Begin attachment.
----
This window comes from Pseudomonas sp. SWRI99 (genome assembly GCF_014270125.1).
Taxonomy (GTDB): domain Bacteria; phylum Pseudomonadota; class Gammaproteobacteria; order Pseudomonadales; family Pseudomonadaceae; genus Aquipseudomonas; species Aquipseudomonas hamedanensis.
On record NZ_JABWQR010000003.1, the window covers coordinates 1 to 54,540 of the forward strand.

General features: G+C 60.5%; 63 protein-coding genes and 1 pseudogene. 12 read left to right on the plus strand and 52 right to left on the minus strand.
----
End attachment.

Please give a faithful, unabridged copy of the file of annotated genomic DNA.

This window comes from Pseudomonas sp. SWRI99 (genome assembly GCF_014270125.1).
Taxonomy (GTDB): domain Bacteria; phylum Pseudomonadota; class Gammaproteobacteria; order Pseudomonadales; family Pseudomonadaceae; genus Aquipseudomonas; species Aquipseudomonas hamedanensis.
On record NZ_JABWQR010000003.1, the window covers coordinates 1 to 54,540 of the forward strand.

General features: G+C 60.5%; 63 protein-coding genes and 1 pseudogene. 12 read left to right on the plus strand and 52 right to left on the minus strand.